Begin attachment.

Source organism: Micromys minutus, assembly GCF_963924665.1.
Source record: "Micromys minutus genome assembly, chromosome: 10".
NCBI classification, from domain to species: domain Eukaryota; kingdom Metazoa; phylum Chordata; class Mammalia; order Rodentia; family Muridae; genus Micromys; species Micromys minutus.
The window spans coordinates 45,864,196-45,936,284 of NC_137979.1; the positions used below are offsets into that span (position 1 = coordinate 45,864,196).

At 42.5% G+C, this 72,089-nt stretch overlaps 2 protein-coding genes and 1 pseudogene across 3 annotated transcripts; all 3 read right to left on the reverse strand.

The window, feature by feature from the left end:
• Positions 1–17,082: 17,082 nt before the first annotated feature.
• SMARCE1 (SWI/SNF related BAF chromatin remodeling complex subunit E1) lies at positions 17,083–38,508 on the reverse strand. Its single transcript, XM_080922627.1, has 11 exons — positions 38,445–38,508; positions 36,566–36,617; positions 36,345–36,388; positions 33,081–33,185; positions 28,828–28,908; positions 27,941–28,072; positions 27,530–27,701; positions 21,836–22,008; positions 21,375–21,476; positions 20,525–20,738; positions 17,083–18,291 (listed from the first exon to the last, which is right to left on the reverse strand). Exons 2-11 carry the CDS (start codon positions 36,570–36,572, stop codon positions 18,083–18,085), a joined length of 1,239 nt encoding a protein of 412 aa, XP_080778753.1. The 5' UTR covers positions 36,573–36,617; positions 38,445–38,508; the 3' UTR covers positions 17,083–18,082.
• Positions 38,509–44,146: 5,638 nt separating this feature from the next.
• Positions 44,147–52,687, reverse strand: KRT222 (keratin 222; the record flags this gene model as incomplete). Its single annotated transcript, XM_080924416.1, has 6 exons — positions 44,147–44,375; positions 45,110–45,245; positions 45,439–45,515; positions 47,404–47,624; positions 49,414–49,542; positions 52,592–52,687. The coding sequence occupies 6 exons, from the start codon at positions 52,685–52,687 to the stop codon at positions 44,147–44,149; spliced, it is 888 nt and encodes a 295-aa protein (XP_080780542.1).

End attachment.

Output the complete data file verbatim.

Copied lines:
Source organism: Micromys minutus, assembly GCF_963924665.1.
Source record: "Micromys minutus genome assembly, chromosome: 10".
NCBI classification, from domain to species: domain Eukaryota; kingdom Metazoa; phylum Chordata; class Mammalia; order Rodentia; family Muridae; genus Micromys; species Micromys minutus.
The window spans coordinates 45,864,196-45,936,284 of NC_137979.1; the positions used below are offsets into that span (position 1 = coordinate 45,864,196).

At 42.5% G+C, this 72,089-nt stretch overlaps 2 protein-coding genes and 1 pseudogene across 3 annotated transcripts; all 3 read right to left on the reverse strand.

The window, feature by feature from the left end:
• Positions 1–17,082: 17,082 nt before the first annotated feature.
• SMARCE1 (SWI/SNF related BAF chromatin remodeling complex subunit E1) lies at positions 17,083–38,508 on the reverse strand. Its single transcript, XM_080922627.1, has 11 exons — positions 38,445–38,508; positions 36,566–36,617; positions 36,345–36,388; positions 33,081–33,185; positions 28,828–28,908; positions 27,941–28,072; positions 27,530–27,701; positions 21,836–22,008; positions 21,375–21,476; positions 20,525–20,738; positions 17,083–18,291 (listed from the first exon to the last, which is right to left on the reverse strand). Exons 2-11 carry the CDS (start codon positions 36,570–36,572, stop codon positions 18,083–18,085), a joined length of 1,239 nt encoding a protein of 412 aa, XP_080778753.1. The 5' UTR covers positions 36,573–36,617; positions 38,445–38,508; the 3' UTR covers positions 17,083–18,082.
• Positions 38,509–44,146: 5,638 nt separating this feature from the next.
• Positions 44,147–52,687, reverse strand: KRT222 (keratin 222; the record flags this gene model as incomplete). Its single annotated transcript, XM_080924416.1, has 6 exons — positions 44,147–44,375; positions 45,110–45,245; positions 45,439–45,515; positions 47,404–47,624; positions 49,414–49,542; positions 52,592–52,687. The coding sequence occupies 6 exons, from the start codon at positions 52,685–52,687 to the stop codon at positions 44,147–44,149; spliced, it is 888 nt and encodes a 295-aa protein (XP_080780542.1).